The "Highest Levels Of NBC" Tried To Kill Ronan Farrow's Story That Brought Down Harvey Weinstein, An Ex-Producer Says
Farrow's former producer at NBC said the network engaged in a "massive breach of journalistic integrity" in trying to impede the investigation, which was eventually taken to the New Yorker.
NBC worked to thwart Ronan Farrow's award-winning sexual assault investigation into Harvey Weinstein after it became clear he was making real progress toward nailing the story, a former network employee alleges.
Rich McHugh, who was Farrow's producer on the investigative unit, made the allegation to the Daily Beast and New York Times Thursday after quitting NBC in protest, saying the network committed "a massive breach of journalistic integrity" in trying to keep the story off the front burner.
"At a critical juncture in our reporting on Harvey Weinstein, as we were about to interview a woman with a credible allegation of rape against him, I was told not to do the interview and ordered to stand down, thus effectively killing the story," McHugh said in a statement to BuzzFeed News Thursday night. "Those orders came to me from the highest levels of NBC. That was unethical, and a massive breach of journalistic integrity."
An NBC spokesperson disputed McHugh's version of events, calling it an "outright lie."
"The assertion that NBC News tried to kill the Weinstein story while Ronan Farrow was at NBC News, or even more ludicrously, after he left NBC News, is an outright lie," a network spokesperson told BuzzFeed News in a statement.
"In August of 2017, after NBC News assigned Ronan Farrow to investigate Weinstein and supported his reporting efforts for eight months, Farrow believed his reporting was ready for air. NBC disagreed because, unfortunately, he did not yet have a single victim of — or witness to — misconduct by Weinstein who was willing to be identified," the network continued.
"Dissatisfied with that decision, Farrow chose to leave for a print outlet that he said was willing to publish immediately. NBC News told him 'we will not stand in your way,' and allowed him to take his reporting to The New Yorker, where, two months later, he published a strong piece that cited the following victims by name: Asia Argento, Mira Sorvino, Rosanna Arquette, Lucia Evans, Emma de Canes, Jessica Barth, and Sophie Dix. Not one of these seven women was included in the reporting Farrow presented while at NBC News."
NBC News President Noah Oppenheim also denied the allegations in an interview with the New York Times.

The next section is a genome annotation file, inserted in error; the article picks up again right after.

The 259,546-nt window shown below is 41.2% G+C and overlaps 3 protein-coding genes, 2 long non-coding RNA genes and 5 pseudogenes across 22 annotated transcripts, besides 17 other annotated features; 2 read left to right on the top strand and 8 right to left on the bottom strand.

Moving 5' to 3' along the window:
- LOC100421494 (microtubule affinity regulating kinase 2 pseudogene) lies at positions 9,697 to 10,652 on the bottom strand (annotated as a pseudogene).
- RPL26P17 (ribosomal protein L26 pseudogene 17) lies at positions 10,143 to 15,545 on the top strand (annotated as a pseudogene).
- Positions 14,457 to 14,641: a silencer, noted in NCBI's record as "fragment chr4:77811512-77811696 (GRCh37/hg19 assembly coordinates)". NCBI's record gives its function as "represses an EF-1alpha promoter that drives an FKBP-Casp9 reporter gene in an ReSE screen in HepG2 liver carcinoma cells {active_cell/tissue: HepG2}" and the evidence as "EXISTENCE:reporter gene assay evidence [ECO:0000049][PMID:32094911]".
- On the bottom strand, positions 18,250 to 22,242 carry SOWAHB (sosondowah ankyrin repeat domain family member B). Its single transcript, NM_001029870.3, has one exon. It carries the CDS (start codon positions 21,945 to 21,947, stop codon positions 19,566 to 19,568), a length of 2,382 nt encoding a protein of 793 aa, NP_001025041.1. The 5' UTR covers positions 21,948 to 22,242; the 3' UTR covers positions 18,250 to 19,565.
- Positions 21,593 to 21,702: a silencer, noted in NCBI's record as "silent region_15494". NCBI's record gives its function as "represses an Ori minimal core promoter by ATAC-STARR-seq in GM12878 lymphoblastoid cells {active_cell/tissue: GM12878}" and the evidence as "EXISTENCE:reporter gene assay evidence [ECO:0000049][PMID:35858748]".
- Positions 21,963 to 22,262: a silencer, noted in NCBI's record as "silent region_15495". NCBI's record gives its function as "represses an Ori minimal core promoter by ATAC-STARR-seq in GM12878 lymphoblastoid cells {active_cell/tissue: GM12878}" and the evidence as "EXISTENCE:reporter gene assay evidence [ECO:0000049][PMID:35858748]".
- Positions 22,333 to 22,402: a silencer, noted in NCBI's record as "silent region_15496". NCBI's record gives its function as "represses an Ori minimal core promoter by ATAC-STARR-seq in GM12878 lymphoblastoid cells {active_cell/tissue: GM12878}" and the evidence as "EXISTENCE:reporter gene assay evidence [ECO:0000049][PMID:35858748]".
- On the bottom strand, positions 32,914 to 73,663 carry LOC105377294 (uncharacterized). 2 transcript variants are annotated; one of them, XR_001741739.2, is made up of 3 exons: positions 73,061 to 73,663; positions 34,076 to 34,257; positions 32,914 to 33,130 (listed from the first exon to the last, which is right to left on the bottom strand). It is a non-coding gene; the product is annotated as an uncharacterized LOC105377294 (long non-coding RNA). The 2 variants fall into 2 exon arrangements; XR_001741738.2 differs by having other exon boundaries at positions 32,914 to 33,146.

"We repeatedly made clear to Ronan and Rich McHugh the standard for publication is we needed at least one credible on-the-record victim or witness of misconduct,” Oppenheim said. “And we never met that threshold while Ronan was reporting for us."
The Daily Beast reported that, according to sources, it was Oppenheim who suggested Farrow and McHugh look into a 2016 tweet by actor Rose McGowan alleging that she had been raped by a powerful Hollywood executive when they approached him about doing a story on the industry's so-called "casting couch," in which men in power exchanged sexual favors for gigs.
Farrow was reportedly able to eventually get an on-the-record interview with McGowan naming Weinstein, but she pulled her interview under legal threat from the movie mogul, with whom she had reached a $100,000 settlement years earlier in exchange for not discussing the allegations publicly.
Weinstein, who pleaded not guilty in June in New York to multiple sex crime charges related to a separate assault case, has denied all allegations of nonconsensual sex.
Even after securing more damning evidence, including an undercover NYPD recording taken by model Ambra Battilana Gutierrez that includes Weinstein appearing to confess to groping and sexual assault, McHugh said NBC appeared reluctant and unsupportive of the investigation.
He also said it was clear Weinstein was putting a huge amount of pressure on NBC execs to kill the story.
Right before the flight to Los Angeles to interview the accuser, Oppenheim told the Times, Farrow had asked for permission to take his reporting to a magazine that was willing to publish it.
"And we granted him permission to do so," he said.
A later request to use an NBC crew to film an interview prompted him to totally sever their relationship, Oppenheim added.
Farrow did not immediately respond to requests for comment, but in a statement to the Times, he called his former NBC colleague "a fantastic producer and journalist."
"He’s a person of integrity, and he cared deeply about the investigative stories we worked on together and the importance of seeing them through," he added.
In a tweet, former NBC News reporter Chris Francescani said McHugh and Farrow were telling the truth about the Weinstein investigation and NBC executives were not.
When reached by BuzzFeed News, Francescani declined to comment further, saying, "Going to let my tweet speak for itself."
It isn't the first time NBC has faced heat for not going ahead with a story that was initially within its grasp. It was the Washington Post that broke the story of the Access Hollywood tape during the 2016 campaign in which Donald Trump can be heard discussing grabbing women "by the pussy," not NBC, which as part of the same corporate network had the tapes all along.
Even when the initial, explosive Weinstein stories were published by the New York Times and the New Yorker, NBC News dedicated little airtime to the story compared with rival networks in the ensuing days.
It has also grappled with allegations of rampant sexual harassment within its own ranks, most notably leading to the downfall of star Today anchor Matt Lauer.